Scotland became the first country in the world to have “a large-scale tidal energy farm” when the First Minister of Scotland Nicola Sturgeon unveiled the first of four turbines at a ceremony outside Inverness in the Scottish Highlands last week. “MeyGen is set to invigorate the marine renewables industry in Scotland, retaining valuable offshore expertise here in Scotland that would otherwise be lost overseas.” said the First Minister at the opening ceremony. So far, there have been stand-alone tidal turbines around the world. Tidal energy has two major advantages over wind power: it is predictable, and it does not attract criticism of the visual impact of wind turbines on land. But it is much more expensive as compared to wind energy because the technology is less developed.
The MeyGen tidal stream project led by Edinburgh-based Atlantis Resources will be having four turbines in the first phase, which will harness energy from the ocean’s waves to produce electricity absolutely free from greenhouse gas emissions. The project is located in the Inner Sound of the Pentland Firth, the water body that separates the north Scottish mainland from Stroma Island. The MeyGen scheme will be Europe’s largest tidal array project – a scheme where turbines are clustered across an area of seabed.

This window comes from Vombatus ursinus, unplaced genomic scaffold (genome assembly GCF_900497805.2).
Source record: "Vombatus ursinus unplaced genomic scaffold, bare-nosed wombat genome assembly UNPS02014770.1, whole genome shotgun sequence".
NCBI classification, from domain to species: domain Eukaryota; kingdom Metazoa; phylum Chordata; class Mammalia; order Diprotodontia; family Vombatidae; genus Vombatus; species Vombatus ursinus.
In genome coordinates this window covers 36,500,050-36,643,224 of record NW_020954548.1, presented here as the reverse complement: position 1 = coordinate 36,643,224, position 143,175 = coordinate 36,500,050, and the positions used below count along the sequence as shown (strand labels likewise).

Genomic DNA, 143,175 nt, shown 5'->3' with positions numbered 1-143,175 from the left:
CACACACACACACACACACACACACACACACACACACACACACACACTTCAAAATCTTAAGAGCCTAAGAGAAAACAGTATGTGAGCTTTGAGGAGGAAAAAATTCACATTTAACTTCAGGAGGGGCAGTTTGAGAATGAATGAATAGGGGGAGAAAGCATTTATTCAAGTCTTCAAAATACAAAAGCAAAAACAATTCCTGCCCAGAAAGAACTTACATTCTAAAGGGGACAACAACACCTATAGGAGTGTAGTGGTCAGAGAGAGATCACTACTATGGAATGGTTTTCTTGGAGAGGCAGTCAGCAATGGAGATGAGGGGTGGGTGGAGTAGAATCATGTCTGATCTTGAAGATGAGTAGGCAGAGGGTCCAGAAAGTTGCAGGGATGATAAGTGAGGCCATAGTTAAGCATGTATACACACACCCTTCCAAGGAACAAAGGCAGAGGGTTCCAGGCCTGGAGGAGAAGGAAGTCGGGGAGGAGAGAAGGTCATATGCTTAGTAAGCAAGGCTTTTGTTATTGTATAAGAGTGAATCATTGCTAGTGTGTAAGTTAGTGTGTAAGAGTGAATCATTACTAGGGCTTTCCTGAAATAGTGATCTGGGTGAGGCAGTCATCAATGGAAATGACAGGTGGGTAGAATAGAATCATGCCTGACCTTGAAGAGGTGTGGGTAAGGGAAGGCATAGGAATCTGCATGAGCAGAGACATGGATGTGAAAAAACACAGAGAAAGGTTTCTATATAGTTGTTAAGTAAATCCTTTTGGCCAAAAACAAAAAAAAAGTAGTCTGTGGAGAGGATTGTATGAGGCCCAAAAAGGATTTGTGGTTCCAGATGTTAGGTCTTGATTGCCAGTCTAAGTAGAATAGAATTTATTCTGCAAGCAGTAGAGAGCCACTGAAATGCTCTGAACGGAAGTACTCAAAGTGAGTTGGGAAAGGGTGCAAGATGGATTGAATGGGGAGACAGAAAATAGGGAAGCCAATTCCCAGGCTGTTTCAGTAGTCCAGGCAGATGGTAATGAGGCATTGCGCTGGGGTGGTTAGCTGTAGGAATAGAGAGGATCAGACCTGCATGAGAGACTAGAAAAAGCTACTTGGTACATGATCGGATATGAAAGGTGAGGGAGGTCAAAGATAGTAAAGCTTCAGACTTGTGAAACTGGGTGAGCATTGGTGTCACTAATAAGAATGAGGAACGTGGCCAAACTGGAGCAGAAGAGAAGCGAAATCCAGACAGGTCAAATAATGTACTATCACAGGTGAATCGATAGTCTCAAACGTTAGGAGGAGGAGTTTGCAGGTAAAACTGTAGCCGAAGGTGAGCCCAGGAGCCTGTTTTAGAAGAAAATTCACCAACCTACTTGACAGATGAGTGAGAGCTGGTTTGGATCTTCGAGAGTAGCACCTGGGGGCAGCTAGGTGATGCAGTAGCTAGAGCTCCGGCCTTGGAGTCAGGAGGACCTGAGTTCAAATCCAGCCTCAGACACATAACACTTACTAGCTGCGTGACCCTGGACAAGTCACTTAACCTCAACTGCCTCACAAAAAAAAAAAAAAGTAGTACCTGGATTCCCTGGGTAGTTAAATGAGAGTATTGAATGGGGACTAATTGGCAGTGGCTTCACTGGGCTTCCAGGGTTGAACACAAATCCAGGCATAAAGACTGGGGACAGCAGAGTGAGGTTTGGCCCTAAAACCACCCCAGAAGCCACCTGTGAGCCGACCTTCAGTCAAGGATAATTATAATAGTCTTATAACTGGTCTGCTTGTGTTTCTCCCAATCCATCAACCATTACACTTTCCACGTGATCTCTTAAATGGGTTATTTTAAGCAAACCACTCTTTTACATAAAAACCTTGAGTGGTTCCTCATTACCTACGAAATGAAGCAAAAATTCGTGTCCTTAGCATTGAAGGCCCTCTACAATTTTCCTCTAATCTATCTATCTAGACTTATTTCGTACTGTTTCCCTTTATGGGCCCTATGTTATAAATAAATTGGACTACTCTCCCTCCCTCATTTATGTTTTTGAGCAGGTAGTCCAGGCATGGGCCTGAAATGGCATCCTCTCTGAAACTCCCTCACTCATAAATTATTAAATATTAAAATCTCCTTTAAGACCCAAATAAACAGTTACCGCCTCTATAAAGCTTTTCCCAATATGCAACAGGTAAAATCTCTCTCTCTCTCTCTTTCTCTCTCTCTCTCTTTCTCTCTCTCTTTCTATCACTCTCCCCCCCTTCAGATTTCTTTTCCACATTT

It is a huge leap forward for power generation through tidal energy and the job market in Scotland. Each of the four turbines weighs over 200 tons and is nearly 50 feet tall; the blades sweep diameter is 50 feet. Each turbine can produce up to 1.5 megawatts of electricity. When the project is completed, 269 of these monstrous turbines will harness the power from the ocean waves to produce nearly 400 megawatts of power. This is enough electricity to power 175,000 homes in the country. This tidal energy farm is expected to be completed by the end of the year 2020.
The total cost of this project is estimated to be $2 billion, inflation excluded. So far, the Scottish government has approved and funded the first phase (comprising of four turbines) of this massive tidal energy project to the tune of $30 million.
Environmentalists only fear such developments should not stall because of the power transmission costs and a lack of financial backing from ministers and the UK government’s subsidy cuts for renewable energy projects.